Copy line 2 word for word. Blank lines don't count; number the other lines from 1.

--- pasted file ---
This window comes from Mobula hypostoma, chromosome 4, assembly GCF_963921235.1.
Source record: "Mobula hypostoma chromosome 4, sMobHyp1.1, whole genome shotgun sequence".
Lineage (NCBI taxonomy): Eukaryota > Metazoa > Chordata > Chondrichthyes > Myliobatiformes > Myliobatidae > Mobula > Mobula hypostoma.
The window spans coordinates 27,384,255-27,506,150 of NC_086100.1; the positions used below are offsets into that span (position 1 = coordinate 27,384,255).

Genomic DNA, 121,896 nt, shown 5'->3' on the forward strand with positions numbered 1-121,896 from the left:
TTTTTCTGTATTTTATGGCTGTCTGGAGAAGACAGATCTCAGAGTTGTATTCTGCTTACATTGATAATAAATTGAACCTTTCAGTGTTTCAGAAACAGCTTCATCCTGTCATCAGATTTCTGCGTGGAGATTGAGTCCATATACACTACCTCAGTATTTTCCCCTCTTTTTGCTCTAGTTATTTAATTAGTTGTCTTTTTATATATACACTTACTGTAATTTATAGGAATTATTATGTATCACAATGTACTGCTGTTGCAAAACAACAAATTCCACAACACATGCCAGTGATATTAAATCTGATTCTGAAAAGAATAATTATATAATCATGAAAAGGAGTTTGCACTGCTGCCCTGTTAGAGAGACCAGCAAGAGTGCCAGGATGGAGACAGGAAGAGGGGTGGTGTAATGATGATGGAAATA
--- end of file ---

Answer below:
Source record: "Mobula hypostoma chromosome 4, sMobHyp1.1, whole genome shotgun sequence".